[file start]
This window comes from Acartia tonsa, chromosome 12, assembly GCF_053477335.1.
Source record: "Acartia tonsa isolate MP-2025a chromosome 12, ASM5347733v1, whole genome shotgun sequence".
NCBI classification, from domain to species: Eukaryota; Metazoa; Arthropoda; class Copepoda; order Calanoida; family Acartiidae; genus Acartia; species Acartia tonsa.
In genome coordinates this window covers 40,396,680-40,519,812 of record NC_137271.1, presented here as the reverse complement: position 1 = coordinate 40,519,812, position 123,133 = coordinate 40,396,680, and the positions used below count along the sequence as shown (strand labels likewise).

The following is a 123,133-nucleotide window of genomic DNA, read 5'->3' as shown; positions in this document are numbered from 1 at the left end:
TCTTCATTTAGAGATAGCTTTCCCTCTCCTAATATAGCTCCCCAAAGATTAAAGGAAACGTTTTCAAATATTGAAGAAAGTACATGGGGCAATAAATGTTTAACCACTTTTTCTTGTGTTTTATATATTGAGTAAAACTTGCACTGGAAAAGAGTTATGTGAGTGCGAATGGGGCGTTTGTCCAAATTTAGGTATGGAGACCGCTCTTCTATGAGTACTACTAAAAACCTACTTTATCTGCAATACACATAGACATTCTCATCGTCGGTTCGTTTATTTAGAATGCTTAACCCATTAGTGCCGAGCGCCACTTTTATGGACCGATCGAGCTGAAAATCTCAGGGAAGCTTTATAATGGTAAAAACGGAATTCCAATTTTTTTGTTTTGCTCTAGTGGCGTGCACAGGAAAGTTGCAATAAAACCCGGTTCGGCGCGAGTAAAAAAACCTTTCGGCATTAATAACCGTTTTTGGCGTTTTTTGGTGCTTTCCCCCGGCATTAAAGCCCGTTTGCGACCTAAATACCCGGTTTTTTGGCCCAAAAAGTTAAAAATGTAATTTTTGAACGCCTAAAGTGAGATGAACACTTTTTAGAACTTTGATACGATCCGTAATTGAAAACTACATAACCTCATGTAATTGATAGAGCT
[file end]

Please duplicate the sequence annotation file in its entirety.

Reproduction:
This window comes from Acartia tonsa, chromosome 12, assembly GCF_053477335.1.
Source record: "Acartia tonsa isolate MP-2025a chromosome 12, ASM5347733v1, whole genome shotgun sequence".
NCBI classification, from domain to species: Eukaryota; Metazoa; Arthropoda; class Copepoda; order Calanoida; family Acartiidae; genus Acartia; species Acartia tonsa.
In genome coordinates this window covers 40,396,680-40,519,812 of record NC_137271.1, presented here as the reverse complement: position 1 = coordinate 40,519,812, position 123,133 = coordinate 40,396,680, and the positions used below count along the sequence as shown (strand labels likewise).

The following is a 123,133-nucleotide window of genomic DNA, read 5'->3' as shown; positions in this document are numbered from 1 at the left end:
TCTTCATTTAGAGATAGCTTTCCCTCTCCTAATATAGCTCCCCAAAGATTAAAGGAAACGTTTTCAAATATTGAAGAAAGTACATGGGGCAATAAATGTTTAACCACTTTTTCTTGTGTTTTATATATTGAGTAAAACTTGCACTGGAAAAGAGTTATGTGAGTGCGAATGGGGCGTTTGTCCAAATTTAGGTATGGAGACCGCTCTTCTATGAGTACTACTAAAAACCTACTTTATCTGCAATACACATAGACATTCTCATCGTCGGTTCGTTTATTTAGAATGCTTAACCCATTAGTGCCGAGCGCCACTTTTATGGACCGATCGAGCTGAAAATCTCAGGGAAGCTTTATAATGGTAAAAACGGAATTCCAATTTTTTTGTTTTGCTCTAGTGGCGTGCACAGGAAAGTTGCAATAAAACCCGGTTCGGCGCGAGTAAAAAAACCTTTCGGCATTAATAACCGTTTTTGGCGTTTTTTGGTGCTTTCCCCCGGCATTAAAGCCCGTTTGCGACCTAAATACCCGGTTTTTTGGCCCAAAAAGTTAAAAATGTAATTTTTGAACGCCTAAAGTGAGATGAACACTTTTTAGAACTTTGATACGATCCGTAATTGAAAACTACATAACCTCATGTAATTGATAGAGCT